The 2017 West African Examinations Council (WAEC) results have been recorded to be the best in years. Yesterday, Monday WAEC released the results for the 2017 West Africa Senior School Certificate Examination (WASSCE) recording an improvement in the performance of candidates who obtained credits and above in at least six subjects by 69.54 per cent as compared with the previous year.

The Head of National Office (HNO) of the council, Mr. Olu Adenipekun, who briefed journalists, in Lagos, said out of 1,559,162 1,084,214 obtained six credits and above in six subjects.

He said 1,243,772 candidates, representing 79.77 per cent obtained credits and above in five subjects and that 1,357,193 candidates, representing 87.05 per cent also obtained credits and above in four subjects.

This could mean that a change has come to the educational sector.

WAEC: Principals Facilitates Examination Malpractice

The West African Examinations Council has said that there is an upsurge in examination malpractice because some principals are under pressure to increase the performance of their pupils in external examinations.

The examination body, therefore, called on the All Nigerian Confederation of Principals of Secondary Schools, to “act as a whistleblower to the council by reporting acts of examination malpractice during the WASSCE.’’

It also said that examination centers caught engaging in examination malpractice would be delisted, while candidates would be barred from sitting for WASSCE for an unspecified number of years.

This was contained in a communiqué issued by the Nigeria Examination’s Committee of the council at the end of its 63rd meeting recently.

The NEC is the highest decision-making organ of WAEC on examination-related matters in Nigeria. The communiqué was signed by the Head of Public Affairs, WAEC, Mr. Demianus Ojijeogu.

It read in part, “The committee approved that the entire results of candidates involved in proven cases of exam malpractice, which attracted the cancellation of the entire results be cancelled while the subject results of those involved in proven cases, which attracted cancellation of subject results, be similarly cancelled.

In addition, some candidates will also suffer other sanctions, such as barring them from sitting for the council’s examination for a certain number of years, while some examination centres will be delisted.”

The NEC also commended the Benue State Government for issuing queries to principals indicted for aiding and abetting examination malpractice, adding that other state governments, “should set up machinery to sanction erring supervisors and invigilators to serve as deterrent to others.”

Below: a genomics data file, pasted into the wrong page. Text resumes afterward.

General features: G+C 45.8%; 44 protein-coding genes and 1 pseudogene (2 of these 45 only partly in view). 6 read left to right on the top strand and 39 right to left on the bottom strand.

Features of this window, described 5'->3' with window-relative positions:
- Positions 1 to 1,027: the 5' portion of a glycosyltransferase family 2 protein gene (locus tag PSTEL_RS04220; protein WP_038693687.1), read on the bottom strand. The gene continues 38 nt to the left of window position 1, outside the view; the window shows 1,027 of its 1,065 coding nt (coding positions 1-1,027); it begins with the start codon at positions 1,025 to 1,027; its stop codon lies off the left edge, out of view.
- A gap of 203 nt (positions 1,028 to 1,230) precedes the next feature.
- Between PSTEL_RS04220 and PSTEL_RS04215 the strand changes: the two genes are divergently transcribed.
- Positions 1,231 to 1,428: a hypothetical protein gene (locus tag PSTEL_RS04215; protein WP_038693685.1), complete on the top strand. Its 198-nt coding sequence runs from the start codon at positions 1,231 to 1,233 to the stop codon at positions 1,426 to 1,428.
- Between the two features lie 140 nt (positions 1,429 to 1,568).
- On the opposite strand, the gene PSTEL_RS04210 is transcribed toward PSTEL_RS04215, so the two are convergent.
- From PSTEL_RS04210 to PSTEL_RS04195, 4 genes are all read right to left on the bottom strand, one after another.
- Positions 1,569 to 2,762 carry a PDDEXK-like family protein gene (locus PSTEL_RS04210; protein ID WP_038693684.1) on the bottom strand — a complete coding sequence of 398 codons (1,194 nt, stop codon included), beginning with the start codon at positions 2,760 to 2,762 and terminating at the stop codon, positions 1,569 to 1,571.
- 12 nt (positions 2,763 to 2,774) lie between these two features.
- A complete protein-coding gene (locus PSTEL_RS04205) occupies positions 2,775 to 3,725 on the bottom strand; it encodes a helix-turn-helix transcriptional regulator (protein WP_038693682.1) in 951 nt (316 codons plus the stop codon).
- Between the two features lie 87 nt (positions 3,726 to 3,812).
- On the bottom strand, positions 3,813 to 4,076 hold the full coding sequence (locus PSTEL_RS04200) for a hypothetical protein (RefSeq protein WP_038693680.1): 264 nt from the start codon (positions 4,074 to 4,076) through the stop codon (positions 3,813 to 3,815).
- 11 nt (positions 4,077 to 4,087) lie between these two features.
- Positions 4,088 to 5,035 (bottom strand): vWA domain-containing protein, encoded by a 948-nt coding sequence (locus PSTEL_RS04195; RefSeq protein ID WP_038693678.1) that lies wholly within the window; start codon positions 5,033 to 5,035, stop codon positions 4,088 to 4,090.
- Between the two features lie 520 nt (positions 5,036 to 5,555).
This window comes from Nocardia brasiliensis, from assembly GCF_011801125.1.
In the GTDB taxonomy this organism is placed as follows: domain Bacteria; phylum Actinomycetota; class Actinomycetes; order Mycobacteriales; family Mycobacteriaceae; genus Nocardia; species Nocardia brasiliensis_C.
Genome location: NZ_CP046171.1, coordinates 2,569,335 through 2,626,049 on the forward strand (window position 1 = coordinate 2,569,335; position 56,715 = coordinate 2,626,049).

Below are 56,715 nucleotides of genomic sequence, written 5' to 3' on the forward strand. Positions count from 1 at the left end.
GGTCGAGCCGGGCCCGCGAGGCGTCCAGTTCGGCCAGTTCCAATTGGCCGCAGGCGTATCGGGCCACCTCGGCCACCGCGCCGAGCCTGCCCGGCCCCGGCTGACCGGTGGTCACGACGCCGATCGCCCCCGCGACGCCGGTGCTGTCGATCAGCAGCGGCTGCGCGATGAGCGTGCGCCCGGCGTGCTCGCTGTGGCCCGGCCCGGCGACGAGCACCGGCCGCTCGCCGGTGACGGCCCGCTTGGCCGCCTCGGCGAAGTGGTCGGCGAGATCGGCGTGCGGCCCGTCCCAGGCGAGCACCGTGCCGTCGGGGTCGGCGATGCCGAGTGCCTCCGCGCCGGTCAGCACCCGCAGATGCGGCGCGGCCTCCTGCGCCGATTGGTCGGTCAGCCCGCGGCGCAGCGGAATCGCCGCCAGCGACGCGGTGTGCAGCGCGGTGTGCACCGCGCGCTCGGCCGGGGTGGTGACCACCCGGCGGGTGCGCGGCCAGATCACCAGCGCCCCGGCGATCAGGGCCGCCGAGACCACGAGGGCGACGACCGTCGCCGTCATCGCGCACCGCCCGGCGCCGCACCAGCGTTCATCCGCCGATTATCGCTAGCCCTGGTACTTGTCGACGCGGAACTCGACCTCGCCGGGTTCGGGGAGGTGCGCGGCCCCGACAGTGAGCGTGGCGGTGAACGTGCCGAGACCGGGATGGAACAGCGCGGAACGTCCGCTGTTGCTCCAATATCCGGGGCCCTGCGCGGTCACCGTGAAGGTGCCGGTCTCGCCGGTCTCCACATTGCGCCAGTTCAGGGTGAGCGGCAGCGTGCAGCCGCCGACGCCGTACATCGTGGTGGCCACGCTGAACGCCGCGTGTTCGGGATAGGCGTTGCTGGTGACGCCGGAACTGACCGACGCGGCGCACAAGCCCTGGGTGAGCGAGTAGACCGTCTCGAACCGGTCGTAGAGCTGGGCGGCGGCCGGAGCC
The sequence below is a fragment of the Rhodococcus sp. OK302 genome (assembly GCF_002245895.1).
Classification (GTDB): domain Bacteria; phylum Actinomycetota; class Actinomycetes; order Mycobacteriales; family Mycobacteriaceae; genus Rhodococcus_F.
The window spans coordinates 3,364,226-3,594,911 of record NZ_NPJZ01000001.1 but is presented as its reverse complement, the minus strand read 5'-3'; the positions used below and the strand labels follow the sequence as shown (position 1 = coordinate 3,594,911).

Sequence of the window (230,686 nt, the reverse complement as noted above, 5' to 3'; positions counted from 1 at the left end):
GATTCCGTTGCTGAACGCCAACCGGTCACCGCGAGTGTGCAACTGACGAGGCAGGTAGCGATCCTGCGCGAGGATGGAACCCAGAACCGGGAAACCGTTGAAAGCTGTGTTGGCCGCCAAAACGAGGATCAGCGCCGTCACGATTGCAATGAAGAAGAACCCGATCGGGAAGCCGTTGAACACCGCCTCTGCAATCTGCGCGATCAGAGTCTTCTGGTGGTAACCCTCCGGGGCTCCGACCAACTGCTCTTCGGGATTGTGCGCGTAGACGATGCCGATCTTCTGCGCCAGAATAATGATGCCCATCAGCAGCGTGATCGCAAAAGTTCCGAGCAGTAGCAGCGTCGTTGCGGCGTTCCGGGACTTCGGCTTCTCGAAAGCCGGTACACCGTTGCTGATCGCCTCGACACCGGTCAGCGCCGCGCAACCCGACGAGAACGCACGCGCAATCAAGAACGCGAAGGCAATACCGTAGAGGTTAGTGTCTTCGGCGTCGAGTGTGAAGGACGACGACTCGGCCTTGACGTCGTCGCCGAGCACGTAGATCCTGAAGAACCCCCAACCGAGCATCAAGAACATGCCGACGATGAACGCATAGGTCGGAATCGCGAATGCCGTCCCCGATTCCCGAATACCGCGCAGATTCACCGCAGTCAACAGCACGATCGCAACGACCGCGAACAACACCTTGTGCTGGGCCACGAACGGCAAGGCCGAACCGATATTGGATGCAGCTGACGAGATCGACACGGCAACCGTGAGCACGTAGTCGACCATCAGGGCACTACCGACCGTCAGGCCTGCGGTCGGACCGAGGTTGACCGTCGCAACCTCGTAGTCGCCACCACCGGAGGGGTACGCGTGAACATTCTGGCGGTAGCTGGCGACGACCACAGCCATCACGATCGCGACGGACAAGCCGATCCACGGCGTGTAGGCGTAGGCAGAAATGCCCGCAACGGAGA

The committee called on government and all stakeholders to intensify the fight against exam malpractice by sanctioning reported erring supervisors and invigilators

Osinbajo: What We Should Teach the Young Ones

Vice President Yemi Osinbajo represented President Muhammadu Buhari at the opening of the 65th Annual Council Meeting of the West African Examinations Council in Abuja on Tuesday. Osinbajo, a former law teacher spoke on what he thinks should be the new direction of teaching and testing. Excerpts:

WAEC has in these years become one of the truly iconic institutions in our region. And I agree with the Honourable Minister of Education that there is hardly any Nigerian under the age of 60 or even older who has not had to be subject to a WAEC examination. Indeed, there are those who would say that the fear of WAEC is in some sense a way to being wise.

It is truly worthy of commendation that a sub-regional body which predates the independence of most of its members is still alive, relevant and growing from strength to strength. Every year we see more and more people subscribing to WAEC examinations and we see the examination body itself coping with the growing number of people and more challenges, this is truly worthy of commendation.

As this is a gathering of educators and I believe I can also describe myself as one, permit me the indulgence of some reflection on the idea of refocusing our philosophy of education in our sub-region.